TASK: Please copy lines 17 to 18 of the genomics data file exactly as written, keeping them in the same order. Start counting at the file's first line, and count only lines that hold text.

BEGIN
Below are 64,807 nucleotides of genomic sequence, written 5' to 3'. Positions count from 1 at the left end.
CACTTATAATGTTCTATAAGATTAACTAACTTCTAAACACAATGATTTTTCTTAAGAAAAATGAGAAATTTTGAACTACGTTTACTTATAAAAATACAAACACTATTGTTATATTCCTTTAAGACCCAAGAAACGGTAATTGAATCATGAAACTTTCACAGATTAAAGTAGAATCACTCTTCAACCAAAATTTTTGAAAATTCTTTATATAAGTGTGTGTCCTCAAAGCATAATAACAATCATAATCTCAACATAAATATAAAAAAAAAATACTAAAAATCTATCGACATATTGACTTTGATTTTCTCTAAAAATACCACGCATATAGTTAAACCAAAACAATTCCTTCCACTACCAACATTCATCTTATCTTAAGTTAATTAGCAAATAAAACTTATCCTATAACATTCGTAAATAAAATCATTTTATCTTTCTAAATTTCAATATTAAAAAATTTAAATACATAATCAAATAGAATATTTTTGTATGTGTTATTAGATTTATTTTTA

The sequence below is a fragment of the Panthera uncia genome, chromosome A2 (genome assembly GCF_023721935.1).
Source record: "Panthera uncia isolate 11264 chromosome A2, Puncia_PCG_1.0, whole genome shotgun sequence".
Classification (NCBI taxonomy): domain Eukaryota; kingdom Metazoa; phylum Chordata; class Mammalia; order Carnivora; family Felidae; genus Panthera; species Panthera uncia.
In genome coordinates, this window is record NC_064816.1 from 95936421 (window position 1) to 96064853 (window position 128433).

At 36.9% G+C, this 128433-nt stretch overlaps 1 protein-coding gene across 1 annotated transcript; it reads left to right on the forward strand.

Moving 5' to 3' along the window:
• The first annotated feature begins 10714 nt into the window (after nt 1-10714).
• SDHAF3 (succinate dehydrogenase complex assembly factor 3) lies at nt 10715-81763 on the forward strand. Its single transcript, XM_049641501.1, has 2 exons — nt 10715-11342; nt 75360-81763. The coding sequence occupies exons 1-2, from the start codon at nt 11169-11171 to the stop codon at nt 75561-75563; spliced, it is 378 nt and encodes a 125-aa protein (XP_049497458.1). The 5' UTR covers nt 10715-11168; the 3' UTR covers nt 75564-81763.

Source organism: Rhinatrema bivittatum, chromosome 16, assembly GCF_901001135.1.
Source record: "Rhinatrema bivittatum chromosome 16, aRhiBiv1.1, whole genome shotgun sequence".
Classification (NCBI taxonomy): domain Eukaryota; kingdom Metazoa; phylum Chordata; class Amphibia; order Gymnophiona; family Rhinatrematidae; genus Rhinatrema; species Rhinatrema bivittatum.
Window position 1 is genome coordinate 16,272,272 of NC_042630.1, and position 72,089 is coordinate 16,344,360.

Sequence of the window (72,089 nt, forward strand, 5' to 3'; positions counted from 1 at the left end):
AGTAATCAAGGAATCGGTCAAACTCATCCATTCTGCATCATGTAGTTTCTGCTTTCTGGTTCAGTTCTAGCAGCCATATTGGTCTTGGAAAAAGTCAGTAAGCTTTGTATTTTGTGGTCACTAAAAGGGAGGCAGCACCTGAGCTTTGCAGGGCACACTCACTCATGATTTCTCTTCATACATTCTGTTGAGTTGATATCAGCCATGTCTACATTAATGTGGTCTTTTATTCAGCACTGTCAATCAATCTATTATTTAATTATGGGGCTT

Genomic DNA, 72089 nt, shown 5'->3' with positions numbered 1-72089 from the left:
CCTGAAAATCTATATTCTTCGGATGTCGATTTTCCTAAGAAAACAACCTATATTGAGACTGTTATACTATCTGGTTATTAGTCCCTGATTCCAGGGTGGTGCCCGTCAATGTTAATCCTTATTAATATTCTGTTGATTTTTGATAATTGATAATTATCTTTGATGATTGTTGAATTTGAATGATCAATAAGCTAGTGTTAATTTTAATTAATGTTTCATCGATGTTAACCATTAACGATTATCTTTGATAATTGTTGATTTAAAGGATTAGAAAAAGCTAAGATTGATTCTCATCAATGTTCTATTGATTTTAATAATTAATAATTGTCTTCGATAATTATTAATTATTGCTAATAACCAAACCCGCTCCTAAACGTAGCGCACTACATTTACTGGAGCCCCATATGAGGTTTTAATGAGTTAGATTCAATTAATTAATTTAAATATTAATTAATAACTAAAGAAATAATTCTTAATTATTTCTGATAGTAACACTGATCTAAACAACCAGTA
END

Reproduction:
Genomic DNA, 72089 nt, shown 5'->3' with positions numbered 1-72089 from the left:
CCTGAAAATCTATATTCTTCGGATGTCGATTTTCCTAAGAAAACAACCTATATTGAGACTGTTATACTATCTGGTTATTAGTCCCTGATTCCAGGGTGGTGCCCGTCAATGTTAATCCTTATTAATATTCTGTTGATTTTTGATAATTGATAATTATCTTTGATGATTGTTGAATTTGAATGATCAATAAGCTAGTGTTAATTTTAATTAATGTTTCATCGATGTTAACCATTAACGATTATCTTTGATAATTGTTGATTTAAAGGATTAGAAAAAGCTAAGATTGATTCTCATCAATGTTCTATTGATTTTAATAATTAATAATTGTCTTCGATAATTATTAATTATTGCTAATAACCAAACCCGCTCCTAAACGTAGCGCACTACATTTACTGGAGCCCCATATGAGGTTTTAATGAGTTAGATTCAATTAATTAATTTAAATATTAATTAATAACTAAAGAAATAATTCTTAATTATTTCTGATAGTAACACTGATCTAAACAACCAGTA